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Translation

Translation professionals like myself are chatty folks, and we love to wax profound about the future and what it holds for our profession – usually while secretly planning to be retired on a beach somewhere before that future comes to pass. Until recently one of our favourite subjects to speak about was Computer Assisted Translation and the coming Armageddon of The Robots taking all of our jobs. Now that the robot apocalypse seems to be further off than ever, we’ve got to find something else to sound smart about (and believe me, sounding smart is harder than it seems).

The funny thing about life, I think, is that while I feel more or less the same way I felt ten years ago – an ache or twinge here there aside. In other words, I don’t wake up and think, gosh, I’ve evolved and matured and grown as a person and a professional! No, I feel basically like the same man who started down this road of translation services all those years ago. The only difference is experience and confidence, really.

One thing you keep running into when you work in translation is the near-infinite niches within language. If you think of a language as a box, there are just endless smaller boxes inside of it, within which are small pools of language with specific sub-rules. For example, one small box inside of language is for the legal world, and contains a lot of specialised vocabulary and terms you won’t find in any other box. Another is the slang of a specific geographic region that is totally unlike the slang of other regions.

I’ve sometimes heard translation professionals like me likened to compilers in computer software. A compiler in computer programming takes the ‘high-level’ language – a language that is very abstracted from the inner workings of the computer, like BASIC or C++ – and translates it into machine code. This is because machine code is very tedious and difficult to work in directly, comprising filling registers with values that then affect logic gates. Rather than learn how to speak to a machine, programmers instead learn an abstract code that works like a constrained language, making it easier for them to work.

In my more whimsical moments I like to imagine the worlds of interpreting and translation as if they were in the universe depicted in the old Hollywood musical West Side Story: Two gangs of dancing, singing combatants who burst into choreographed fights when they meet.

Globalisation is nothing new – in some ways even the smallest small business is a global concern these days. I know I’ve personally used Google and the Internet to track down oddball items that are only sold in small shops in distant locations – I once found a wool cap my Mum fancied in a movie in Australia and called them and made arrangements – painfully and slowly – to ship it to me. This store had made no effort to market itself around the world, but people still found it.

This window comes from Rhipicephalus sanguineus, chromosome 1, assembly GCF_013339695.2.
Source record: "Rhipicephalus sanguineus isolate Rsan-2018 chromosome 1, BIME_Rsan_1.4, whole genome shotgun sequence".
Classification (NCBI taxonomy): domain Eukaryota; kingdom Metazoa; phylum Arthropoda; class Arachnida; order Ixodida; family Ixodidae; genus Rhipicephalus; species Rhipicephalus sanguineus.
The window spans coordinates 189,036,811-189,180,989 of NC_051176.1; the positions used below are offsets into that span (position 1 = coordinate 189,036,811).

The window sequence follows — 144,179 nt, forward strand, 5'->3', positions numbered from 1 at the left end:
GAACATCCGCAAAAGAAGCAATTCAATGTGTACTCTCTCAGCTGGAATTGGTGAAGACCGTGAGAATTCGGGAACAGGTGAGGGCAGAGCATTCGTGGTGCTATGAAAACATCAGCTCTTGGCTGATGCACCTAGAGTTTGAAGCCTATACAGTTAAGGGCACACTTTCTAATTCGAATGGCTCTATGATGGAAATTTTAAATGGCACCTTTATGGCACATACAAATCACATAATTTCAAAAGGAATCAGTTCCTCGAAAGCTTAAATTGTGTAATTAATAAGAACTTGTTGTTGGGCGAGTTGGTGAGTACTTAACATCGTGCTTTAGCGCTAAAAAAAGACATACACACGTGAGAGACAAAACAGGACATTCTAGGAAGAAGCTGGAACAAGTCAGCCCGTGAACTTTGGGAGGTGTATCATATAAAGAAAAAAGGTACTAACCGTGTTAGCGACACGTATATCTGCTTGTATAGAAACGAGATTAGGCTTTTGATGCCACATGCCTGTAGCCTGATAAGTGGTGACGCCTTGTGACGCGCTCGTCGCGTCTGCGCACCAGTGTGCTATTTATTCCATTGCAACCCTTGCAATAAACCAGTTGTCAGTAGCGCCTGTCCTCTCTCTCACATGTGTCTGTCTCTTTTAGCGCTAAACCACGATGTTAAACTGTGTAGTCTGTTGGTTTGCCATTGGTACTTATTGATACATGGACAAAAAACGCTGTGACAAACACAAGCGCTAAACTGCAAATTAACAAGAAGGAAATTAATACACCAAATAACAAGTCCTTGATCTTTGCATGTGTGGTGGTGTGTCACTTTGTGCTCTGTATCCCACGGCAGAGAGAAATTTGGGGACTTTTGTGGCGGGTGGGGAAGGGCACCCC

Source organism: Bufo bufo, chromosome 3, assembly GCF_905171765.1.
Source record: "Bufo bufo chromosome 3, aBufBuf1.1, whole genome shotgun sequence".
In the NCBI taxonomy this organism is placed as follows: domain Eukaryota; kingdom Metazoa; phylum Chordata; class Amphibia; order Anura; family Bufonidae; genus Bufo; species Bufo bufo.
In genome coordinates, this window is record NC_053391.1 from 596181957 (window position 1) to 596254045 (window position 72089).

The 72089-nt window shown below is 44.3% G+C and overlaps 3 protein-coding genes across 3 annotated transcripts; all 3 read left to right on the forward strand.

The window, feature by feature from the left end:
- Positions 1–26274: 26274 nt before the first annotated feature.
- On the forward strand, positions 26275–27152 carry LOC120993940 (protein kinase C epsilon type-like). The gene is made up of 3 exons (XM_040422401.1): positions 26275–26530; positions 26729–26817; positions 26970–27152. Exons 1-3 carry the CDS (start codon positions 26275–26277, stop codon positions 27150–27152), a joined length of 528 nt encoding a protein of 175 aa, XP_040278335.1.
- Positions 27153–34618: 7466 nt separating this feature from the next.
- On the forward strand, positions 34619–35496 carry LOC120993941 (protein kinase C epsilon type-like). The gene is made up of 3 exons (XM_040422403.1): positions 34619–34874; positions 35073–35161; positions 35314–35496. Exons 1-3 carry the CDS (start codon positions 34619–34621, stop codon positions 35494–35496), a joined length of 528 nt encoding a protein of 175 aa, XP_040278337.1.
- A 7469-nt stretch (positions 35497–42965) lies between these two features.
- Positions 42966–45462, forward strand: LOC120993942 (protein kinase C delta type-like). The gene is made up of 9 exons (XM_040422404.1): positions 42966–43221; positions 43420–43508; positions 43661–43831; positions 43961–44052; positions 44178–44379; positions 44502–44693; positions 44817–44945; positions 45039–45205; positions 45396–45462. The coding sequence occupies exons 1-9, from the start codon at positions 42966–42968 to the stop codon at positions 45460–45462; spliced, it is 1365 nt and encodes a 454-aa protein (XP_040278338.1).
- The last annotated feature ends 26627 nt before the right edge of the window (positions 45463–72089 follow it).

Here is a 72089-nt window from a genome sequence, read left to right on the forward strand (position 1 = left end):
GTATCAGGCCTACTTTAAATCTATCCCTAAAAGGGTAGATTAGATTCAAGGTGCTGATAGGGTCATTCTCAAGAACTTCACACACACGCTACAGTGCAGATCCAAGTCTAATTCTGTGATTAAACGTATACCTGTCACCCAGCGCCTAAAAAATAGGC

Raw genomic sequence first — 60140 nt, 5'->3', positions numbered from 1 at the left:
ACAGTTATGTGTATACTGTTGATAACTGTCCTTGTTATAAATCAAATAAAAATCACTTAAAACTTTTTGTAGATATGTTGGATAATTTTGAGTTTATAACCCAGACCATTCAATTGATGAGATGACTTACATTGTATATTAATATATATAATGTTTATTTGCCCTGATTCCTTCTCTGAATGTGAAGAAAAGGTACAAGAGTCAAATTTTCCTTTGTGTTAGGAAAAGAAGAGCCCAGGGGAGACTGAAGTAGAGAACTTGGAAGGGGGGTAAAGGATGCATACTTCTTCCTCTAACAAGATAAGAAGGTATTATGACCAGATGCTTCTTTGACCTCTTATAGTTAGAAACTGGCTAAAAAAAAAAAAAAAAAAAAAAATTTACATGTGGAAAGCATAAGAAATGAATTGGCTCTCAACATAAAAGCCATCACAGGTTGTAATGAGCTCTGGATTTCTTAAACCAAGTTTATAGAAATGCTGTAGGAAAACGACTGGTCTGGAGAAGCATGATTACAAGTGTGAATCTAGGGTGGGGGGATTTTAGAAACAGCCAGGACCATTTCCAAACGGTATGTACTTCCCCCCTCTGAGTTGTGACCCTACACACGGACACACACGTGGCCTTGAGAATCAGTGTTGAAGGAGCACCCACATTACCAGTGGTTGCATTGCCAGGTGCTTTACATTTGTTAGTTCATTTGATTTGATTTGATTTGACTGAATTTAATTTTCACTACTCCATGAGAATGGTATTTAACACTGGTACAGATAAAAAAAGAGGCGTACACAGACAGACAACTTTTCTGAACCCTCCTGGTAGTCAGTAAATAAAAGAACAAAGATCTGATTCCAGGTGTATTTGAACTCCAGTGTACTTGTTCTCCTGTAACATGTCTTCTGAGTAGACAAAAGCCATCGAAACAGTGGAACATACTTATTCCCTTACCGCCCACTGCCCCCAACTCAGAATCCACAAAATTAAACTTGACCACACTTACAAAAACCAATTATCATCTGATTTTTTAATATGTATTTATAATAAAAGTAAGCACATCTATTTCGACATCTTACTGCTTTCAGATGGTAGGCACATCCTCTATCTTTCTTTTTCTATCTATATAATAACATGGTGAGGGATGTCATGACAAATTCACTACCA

Oh boy, literature. Second only to poetry in its difficulty for your brave and adventurous translation professional, literature both modern and classic is a hornet’s nest of bizarre decisions stemming from its artistic nature. After all, fiction doesn’t require straightforward communication, and many authors will bury symbolic details throughout the work. This means that you can be a very skilled language translation expert and understand every sentence of a work of literature and still walk away with only a feeble understanding of the work. That’s not just a problem in other languages, either – you can read a work in your native tongue and come away with just a superficial understanding of it, after all. I’ve read Ulysses by James Joyce several times and still don’t think I’ve gotten more than a surface comprehension from my efforts.

What do translation professionals do? Why, we translate, of course. And while much of the work we do is paid for by companies and quite dull – advertising work, or legal work – most of us have a few passion projects. For myself, every time I read a good book I want to share it with the world, but publishers are often very reluctant to translate books unless they’ve attained a certain sales threshold. And while I can understand that it might not make sense to hire a language translation pro like me to translate a book that didn’t even sell that well in its home country, it doesn’t mean there wouldn’t be an enthusiastic, if small, reception to such a project.

The humble dictionary doesn’t get a lot of attention. It’s taken for granted – and has been for a long time, though the modern age of the spellcheck and autocheck tools has made many people feel like they don’t need the crusty old dictionary any longer. Even a translation services professional like me, a woman who as a girl used to read the dictionary for pleasure now largely writes his casual works without a dictionary. If I’m just typing up a post or a letter or an email, frankly I let spellcheck watch my back. It’s very freeing.

Marketing is always a challenge to any business, from the largest multinational corporation to the smallest freelance translation services professional like myself. Marketing is frustrating and confusing because it’s almost impossible to truly master it, or even understand what works and what doesn’t in this world. Why is some marketing effective for some businesses, but the same template doesn’t work for you? Why did it work so well last year and fall so flat this year? Is it true that every single one of my competitors seems to be handling their marketing better than I am?

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